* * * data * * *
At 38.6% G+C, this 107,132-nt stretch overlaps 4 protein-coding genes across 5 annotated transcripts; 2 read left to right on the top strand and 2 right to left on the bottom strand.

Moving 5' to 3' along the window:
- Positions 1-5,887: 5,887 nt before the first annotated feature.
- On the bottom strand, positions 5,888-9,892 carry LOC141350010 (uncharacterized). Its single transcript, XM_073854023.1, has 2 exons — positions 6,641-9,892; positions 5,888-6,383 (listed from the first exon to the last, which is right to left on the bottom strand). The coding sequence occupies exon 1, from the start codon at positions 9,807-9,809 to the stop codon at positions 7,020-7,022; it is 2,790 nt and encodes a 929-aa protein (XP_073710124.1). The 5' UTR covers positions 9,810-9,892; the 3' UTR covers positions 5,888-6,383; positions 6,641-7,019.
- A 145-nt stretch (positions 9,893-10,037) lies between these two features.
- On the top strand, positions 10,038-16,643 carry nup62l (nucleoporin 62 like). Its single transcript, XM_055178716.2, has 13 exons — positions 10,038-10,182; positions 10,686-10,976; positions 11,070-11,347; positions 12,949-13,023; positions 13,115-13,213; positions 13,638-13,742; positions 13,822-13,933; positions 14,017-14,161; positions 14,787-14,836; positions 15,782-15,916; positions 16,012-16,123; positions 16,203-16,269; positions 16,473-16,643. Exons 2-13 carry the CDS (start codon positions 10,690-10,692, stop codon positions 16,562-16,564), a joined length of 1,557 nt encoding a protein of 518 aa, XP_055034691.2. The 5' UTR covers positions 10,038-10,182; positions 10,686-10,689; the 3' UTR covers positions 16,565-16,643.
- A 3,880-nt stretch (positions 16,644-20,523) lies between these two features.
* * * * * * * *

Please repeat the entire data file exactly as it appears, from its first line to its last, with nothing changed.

At 38.6% G+C, this 107,132-nt stretch overlaps 4 protein-coding genes across 5 annotated transcripts; 2 read left to right on the top strand and 2 right to left on the bottom strand.

Moving 5' to 3' along the window:
- Positions 1-5,887: 5,887 nt before the first annotated feature.
- On the bottom strand, positions 5,888-9,892 carry LOC141350010 (uncharacterized). Its single transcript, XM_073854023.1, has 2 exons — positions 6,641-9,892; positions 5,888-6,383 (listed from the first exon to the last, which is right to left on the bottom strand). The coding sequence occupies exon 1, from the start codon at positions 9,807-9,809 to the stop codon at positions 7,020-7,022; it is 2,790 nt and encodes a 929-aa protein (XP_073710124.1). The 5' UTR covers positions 9,810-9,892; the 3' UTR covers positions 5,888-6,383; positions 6,641-7,019.
- A 145-nt stretch (positions 9,893-10,037) lies between these two features.
- On the top strand, positions 10,038-16,643 carry nup62l (nucleoporin 62 like). Its single transcript, XM_055178716.2, has 13 exons — positions 10,038-10,182; positions 10,686-10,976; positions 11,070-11,347; positions 12,949-13,023; positions 13,115-13,213; positions 13,638-13,742; positions 13,822-13,933; positions 14,017-14,161; positions 14,787-14,836; positions 15,782-15,916; positions 16,012-16,123; positions 16,203-16,269; positions 16,473-16,643. Exons 2-13 carry the CDS (start codon positions 10,690-10,692, stop codon positions 16,562-16,564), a joined length of 1,557 nt encoding a protein of 518 aa, XP_055034691.2. The 5' UTR covers positions 10,038-10,182; positions 10,686-10,689; the 3' UTR covers positions 16,565-16,643.
- A 3,880-nt stretch (positions 16,644-20,523) lies between these two features.